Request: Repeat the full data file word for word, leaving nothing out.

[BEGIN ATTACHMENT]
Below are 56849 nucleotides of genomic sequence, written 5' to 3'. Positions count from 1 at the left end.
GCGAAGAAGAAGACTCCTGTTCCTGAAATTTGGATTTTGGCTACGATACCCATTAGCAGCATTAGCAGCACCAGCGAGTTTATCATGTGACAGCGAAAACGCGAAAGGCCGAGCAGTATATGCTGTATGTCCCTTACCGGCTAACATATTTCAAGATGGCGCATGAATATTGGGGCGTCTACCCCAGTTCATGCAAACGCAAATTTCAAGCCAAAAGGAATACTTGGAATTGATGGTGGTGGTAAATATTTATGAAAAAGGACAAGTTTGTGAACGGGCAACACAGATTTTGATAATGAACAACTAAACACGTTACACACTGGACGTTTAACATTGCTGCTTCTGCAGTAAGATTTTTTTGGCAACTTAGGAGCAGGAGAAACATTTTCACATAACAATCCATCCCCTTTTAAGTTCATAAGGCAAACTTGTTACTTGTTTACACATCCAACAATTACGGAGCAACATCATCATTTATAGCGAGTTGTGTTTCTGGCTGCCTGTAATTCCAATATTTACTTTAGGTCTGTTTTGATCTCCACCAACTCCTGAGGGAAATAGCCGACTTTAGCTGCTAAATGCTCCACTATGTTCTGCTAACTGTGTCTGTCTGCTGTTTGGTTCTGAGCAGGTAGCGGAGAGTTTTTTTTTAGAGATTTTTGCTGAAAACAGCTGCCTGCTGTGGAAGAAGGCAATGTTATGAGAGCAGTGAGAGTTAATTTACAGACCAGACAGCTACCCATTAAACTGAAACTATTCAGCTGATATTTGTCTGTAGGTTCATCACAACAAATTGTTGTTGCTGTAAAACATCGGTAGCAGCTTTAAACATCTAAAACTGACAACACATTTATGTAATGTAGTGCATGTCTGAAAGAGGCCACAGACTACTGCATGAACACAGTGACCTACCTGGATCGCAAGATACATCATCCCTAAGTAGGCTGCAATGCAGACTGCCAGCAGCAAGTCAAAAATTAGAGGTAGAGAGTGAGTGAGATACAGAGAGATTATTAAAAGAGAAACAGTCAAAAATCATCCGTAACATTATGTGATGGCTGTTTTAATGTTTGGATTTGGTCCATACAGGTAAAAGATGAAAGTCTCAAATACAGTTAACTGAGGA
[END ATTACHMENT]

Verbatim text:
Below are 56849 nucleotides of genomic sequence, written 5' to 3'. Positions count from 1 at the left end.
GCGAAGAAGAAGACTCCTGTTCCTGAAATTTGGATTTTGGCTACGATACCCATTAGCAGCATTAGCAGCACCAGCGAGTTTATCATGTGACAGCGAAAACGCGAAAGGCCGAGCAGTATATGCTGTATGTCCCTTACCGGCTAACATATTTCAAGATGGCGCATGAATATTGGGGCGTCTACCCCAGTTCATGCAAACGCAAATTTCAAGCCAAAAGGAATACTTGGAATTGATGGTGGTGGTAAATATTTATGAAAAAGGACAAGTTTGTGAACGGGCAACACAGATTTTGATAATGAACAACTAAACACGTTACACACTGGACGTTTAACATTGCTGCTTCTGCAGTAAGATTTTTTTGGCAACTTAGGAGCAGGAGAAACATTTTCACATAACAATCCATCCCCTTTTAAGTTCATAAGGCAAACTTGTTACTTGTTTACACATCCAACAATTACGGAGCAACATCATCATTTATAGCGAGTTGTGTTTCTGGCTGCCTGTAATTCCAATATTTACTTTAGGTCTGTTTTGATCTCCACCAACTCCTGAGGGAAATAGCCGACTTTAGCTGCTAAATGCTCCACTATGTTCTGCTAACTGTGTCTGTCTGCTGTTTGGTTCTGAGCAGGTAGCGGAGAGTTTTTTTTTAGAGATTTTTGCTGAAAACAGCTGCCTGCTGTGGAAGAAGGCAATGTTATGAGAGCAGTGAGAGTTAATTTACAGACCAGACAGCTACCCATTAAACTGAAACTATTCAGCTGATATTTGTCTGTAGGTTCATCACAACAAATTGTTGTTGCTGTAAAACATCGGTAGCAGCTTTAAACATCTAAAACTGACAACACATTTATGTAATGTAGTGCATGTCTGAAAGAGGCCACAGACTACTGCATGAACACAGTGACCTACCTGGATCGCAAGATACATCATCCCTAAGTAGGCTGCAATGCAGACTGCCAGCAGCAAGTCAAAAATTAGAGGTAGAGAGTGAGTGAGATACAGAGAGATTATTAAAAGAGAAACAGTCAAAAATCATCCGTAACATTATGTGATGGCTGTTTTAATGTTTGGATTTGGTCCATACAGGTAAAAGATGAAAGTCTCAAATACAGTTAACTGAGGA